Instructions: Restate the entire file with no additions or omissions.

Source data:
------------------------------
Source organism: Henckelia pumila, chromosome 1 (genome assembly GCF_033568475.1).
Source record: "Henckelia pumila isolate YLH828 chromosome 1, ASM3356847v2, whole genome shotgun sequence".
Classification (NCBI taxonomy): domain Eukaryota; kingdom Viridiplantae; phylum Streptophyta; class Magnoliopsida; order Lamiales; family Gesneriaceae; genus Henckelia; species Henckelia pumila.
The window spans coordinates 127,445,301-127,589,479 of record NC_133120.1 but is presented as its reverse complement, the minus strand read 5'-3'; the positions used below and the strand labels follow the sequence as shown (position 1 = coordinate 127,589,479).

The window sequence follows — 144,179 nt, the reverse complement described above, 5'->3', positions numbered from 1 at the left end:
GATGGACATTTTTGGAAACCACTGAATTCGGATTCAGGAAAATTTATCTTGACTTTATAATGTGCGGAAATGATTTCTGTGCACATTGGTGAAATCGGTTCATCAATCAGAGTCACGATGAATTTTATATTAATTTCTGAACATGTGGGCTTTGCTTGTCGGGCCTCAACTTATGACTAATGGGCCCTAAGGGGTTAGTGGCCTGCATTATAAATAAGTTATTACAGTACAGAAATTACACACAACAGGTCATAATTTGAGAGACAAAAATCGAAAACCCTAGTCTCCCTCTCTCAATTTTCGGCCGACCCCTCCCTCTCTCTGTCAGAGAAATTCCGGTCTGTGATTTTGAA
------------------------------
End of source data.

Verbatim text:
Source organism: Henckelia pumila, chromosome 1 (genome assembly GCF_033568475.1).
Source record: "Henckelia pumila isolate YLH828 chromosome 1, ASM3356847v2, whole genome shotgun sequence".
Classification (NCBI taxonomy): domain Eukaryota; kingdom Viridiplantae; phylum Streptophyta; class Magnoliopsida; order Lamiales; family Gesneriaceae; genus Henckelia; species Henckelia pumila.
The window spans coordinates 127,445,301-127,589,479 of record NC_133120.1 but is presented as its reverse complement, the minus strand read 5'-3'; the positions used below and the strand labels follow the sequence as shown (position 1 = coordinate 127,589,479).

The window sequence follows — 144,179 nt, the reverse complement described above, 5'->3', positions numbered from 1 at the left end:
GATGGACATTTTTGGAAACCACTGAATTCGGATTCAGGAAAATTTATCTTGACTTTATAATGTGCGGAAATGATTTCTGTGCACATTGGTGAAATCGGTTCATCAATCAGAGTCACGATGAATTTTATATTAATTTCTGAACATGTGGGCTTTGCTTGTCGGGCCTCAACTTATGACTAATGGGCCCTAAGGGGTTAGTGGCCTGCATTATAAATAAGTTATTACAGTACAGAAATTACACACAACAGGTCATAATTTGAGAGACAAAAATCGAAAACCCTAGTCTCCCTCTCTCAATTTTCGGCCGACCCCTCCCTCTCTCTGTCAGAGAAATTCCGGTCTGTGATTTTGAA